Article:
Youth

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As long ago as 1969, a tobacco company executive stated that they had "taken a great many steps to avoid advertising directed to young people." Yet 10 years later, they supplied their products to be featured in The Muppet Movie.

Source: Legacy Tobacco Documents Library. American Tobacco Collection. July 22, 1969. Page: 82 of 197 in PDF. Document Type: Congressional Testimony, Legal Bates Number: 968062385/2581
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The more 10-14 year olds in the U.S. see smoking in movies, the more likely they are to start smoking.

Source: "Preventing Tobacco Use Among Youth and Young Adults: A Report of the Surgeon General Executive Summary." U.S. Department of Health and Human Services, Public Health Service, Office of the Surgeon General. 2012.
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Smoking causes impaired lung growth during childhood and adolescence.

Source: "The 2004 Surgeon General's Report: The Health Consequences of Smoking. What It Means To You." U.S. Department of Health and Human Services, Center for Disease Control and Prevention, National Center for Chronic Disease Prevention and Health Promotion, Office on Smoking and Health, 2004. 27-36. Report.
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In 1985, one tobacco company brainstormed the idea of reaching younger adult customers in record stores.

Source: "XG BRAINSTORMING NYC, 2/26." Truth Tobacco Industry Documents. 26 Feb. 1985. Report.
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As late as 1999, tobacco companies placed in-store advertising signage at a child's eye level.

Source: "Point-of-Purchase Tobacco Environments and Variation by Store Type --- United States, 1999." CDC. 08 March 2002. 51(09): 184-7. Web.
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In the U.S., smoking is depicted in 33% of youth-rated movies, and 75% of R-rated movies.

Source: Polansky JR, et al. "Smoking in Top-Grossing U.S. Movies, 2012." University of California, Mar. 2013: 2-11. Web.
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One tobacco company brainstormed reaching its target consumer from ice cream trucks.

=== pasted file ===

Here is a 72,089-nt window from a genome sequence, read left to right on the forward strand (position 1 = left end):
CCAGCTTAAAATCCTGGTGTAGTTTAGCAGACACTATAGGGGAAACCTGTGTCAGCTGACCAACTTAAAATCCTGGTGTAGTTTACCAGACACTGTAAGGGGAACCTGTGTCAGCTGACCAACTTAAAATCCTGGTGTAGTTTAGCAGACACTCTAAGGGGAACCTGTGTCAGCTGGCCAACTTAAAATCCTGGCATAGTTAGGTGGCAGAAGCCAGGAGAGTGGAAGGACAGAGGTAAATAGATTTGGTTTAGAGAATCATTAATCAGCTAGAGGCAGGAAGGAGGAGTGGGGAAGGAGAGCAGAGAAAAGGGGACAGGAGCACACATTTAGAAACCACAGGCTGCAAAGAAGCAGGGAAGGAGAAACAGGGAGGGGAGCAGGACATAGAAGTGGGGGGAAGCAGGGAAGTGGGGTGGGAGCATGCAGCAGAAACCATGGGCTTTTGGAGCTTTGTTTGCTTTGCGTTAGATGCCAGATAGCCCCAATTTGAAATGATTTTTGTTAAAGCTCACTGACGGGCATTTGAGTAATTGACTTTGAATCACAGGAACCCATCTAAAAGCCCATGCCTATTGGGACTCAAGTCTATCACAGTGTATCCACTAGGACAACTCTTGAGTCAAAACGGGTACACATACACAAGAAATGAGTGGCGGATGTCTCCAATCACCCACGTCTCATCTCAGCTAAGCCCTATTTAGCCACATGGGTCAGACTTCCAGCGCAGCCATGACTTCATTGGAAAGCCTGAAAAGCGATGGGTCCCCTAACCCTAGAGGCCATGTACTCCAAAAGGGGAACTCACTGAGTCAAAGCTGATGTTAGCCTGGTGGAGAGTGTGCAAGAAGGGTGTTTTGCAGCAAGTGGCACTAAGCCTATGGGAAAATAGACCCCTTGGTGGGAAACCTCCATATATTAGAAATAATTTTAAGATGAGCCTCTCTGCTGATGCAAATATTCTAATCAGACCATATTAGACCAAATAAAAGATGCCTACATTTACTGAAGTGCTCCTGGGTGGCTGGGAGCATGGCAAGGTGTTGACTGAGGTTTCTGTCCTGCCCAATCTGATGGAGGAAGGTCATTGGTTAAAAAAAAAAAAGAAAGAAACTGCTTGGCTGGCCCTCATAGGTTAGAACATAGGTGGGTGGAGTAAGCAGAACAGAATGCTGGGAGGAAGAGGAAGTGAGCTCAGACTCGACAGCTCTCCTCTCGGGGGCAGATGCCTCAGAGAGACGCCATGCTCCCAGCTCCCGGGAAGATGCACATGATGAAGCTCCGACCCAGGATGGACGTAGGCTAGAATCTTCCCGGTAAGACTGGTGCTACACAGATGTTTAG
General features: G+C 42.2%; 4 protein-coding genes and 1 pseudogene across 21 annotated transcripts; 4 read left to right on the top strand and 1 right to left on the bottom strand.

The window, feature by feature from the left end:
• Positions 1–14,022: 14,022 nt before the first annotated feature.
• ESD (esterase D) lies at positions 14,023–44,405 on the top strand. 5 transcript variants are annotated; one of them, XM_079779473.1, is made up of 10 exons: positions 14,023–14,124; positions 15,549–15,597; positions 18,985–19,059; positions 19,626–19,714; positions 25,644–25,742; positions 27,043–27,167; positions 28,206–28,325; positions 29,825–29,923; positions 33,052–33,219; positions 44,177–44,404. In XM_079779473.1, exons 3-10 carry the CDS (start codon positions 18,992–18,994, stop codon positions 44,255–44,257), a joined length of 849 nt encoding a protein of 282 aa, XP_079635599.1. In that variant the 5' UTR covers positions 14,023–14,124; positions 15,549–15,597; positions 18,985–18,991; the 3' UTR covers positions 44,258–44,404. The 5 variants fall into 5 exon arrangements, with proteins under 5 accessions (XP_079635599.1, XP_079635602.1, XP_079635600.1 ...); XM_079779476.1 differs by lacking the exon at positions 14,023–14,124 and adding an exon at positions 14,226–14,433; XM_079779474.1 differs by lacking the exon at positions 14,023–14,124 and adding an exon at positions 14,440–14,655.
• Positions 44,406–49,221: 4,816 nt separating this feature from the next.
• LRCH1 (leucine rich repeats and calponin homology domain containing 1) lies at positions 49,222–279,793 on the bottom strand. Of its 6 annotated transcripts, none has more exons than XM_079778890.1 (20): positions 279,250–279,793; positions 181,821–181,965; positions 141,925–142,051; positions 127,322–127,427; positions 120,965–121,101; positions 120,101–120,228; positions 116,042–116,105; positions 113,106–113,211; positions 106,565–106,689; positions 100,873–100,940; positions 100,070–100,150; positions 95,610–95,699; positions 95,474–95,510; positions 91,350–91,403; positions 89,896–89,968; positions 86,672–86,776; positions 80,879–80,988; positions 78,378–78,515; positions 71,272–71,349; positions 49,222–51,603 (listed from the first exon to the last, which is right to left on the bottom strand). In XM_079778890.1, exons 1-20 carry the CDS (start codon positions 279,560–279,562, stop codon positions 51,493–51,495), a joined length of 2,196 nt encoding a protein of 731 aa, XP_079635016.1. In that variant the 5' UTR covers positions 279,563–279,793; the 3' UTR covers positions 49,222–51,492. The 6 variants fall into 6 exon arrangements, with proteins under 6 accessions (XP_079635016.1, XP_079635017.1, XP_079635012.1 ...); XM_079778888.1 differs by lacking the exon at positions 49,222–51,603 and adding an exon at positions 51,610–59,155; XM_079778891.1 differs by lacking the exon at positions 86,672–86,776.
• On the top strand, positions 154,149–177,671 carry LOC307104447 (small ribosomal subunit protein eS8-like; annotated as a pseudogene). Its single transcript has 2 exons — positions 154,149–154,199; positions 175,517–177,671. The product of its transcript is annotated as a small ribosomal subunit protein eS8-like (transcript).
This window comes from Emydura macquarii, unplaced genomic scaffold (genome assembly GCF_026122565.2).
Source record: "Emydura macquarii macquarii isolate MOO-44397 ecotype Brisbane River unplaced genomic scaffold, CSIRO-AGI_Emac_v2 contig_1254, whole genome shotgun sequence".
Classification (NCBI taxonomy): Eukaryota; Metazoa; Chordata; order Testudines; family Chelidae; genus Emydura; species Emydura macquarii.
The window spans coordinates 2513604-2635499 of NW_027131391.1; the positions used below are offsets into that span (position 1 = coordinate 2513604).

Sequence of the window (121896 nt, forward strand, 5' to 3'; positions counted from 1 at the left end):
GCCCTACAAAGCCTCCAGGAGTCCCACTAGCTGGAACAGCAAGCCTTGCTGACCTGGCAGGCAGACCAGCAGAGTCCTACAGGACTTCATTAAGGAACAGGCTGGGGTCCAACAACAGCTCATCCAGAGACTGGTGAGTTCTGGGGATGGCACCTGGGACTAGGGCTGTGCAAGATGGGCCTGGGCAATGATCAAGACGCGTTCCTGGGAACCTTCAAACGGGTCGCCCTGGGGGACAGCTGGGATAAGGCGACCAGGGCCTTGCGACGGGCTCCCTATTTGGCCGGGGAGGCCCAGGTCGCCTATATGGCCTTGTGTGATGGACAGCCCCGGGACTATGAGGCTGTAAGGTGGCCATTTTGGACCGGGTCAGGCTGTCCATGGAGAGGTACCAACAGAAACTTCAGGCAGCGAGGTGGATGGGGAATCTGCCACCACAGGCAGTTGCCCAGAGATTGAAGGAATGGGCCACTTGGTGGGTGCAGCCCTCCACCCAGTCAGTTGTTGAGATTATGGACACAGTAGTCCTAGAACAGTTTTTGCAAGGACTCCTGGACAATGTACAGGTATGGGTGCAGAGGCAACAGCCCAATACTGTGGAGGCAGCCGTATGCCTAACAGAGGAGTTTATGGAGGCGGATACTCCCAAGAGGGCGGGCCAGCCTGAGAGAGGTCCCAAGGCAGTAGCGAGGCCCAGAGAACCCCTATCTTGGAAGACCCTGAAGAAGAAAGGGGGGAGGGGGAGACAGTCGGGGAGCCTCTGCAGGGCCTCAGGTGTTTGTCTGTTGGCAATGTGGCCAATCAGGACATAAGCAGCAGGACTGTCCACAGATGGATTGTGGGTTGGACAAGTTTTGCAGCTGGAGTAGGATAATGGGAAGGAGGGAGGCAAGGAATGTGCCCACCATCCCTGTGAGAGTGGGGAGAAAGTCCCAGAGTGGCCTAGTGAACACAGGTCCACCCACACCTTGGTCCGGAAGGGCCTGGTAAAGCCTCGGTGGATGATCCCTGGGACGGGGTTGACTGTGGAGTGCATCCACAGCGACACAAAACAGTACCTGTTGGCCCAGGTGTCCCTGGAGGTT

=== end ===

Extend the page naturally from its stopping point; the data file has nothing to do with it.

Source: "Other Ways to Reach the Target." Truth Tobacco Industry Documents. 02 Oct. 1989. Report.
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34.1% of middle school students report seeing advertisements for tobacco products on the Internet.

Source: "Tobacco Use, Access, and Exposure to Tobacco in Media Among Middle School and High School Students-- United States, 2004." CDC. 01 Apr. 2005: 54(12) 297-301. Web.
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In 2001, 12-14 year olds were more likely to report having seen smoking on TV and movies than were 18-24 year olds.

Source: "Preventing Tobacco Use Among Youth and Young Adults: A Report of the Surgeon General, 2012." U.S. Department of Health and Human Services, CDC, Public Health Service, Office of the Surgeon General. 2012. Report.
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Nearly 95% of regular smokers start by the age of 21.

Source: The Health Consequences of Smoking—50 Years of Progress: A Report of the Surgeon General. National Center for Chronic Disease Prevention and Health Promotion (US) Office on Smoking and Health. Atlanta (GA): Centers for Disease Control and Prevention (US); 2014.
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It is estimated that as many as 15.9% of pregnant women and girls smoke.

Source: "Results from the 2012 National Survey on Drug Use and Health: Summary of National Findings." Substance Abuse and Mental Health Services Administration. Sept. 2013. 47. Figure 4.5.
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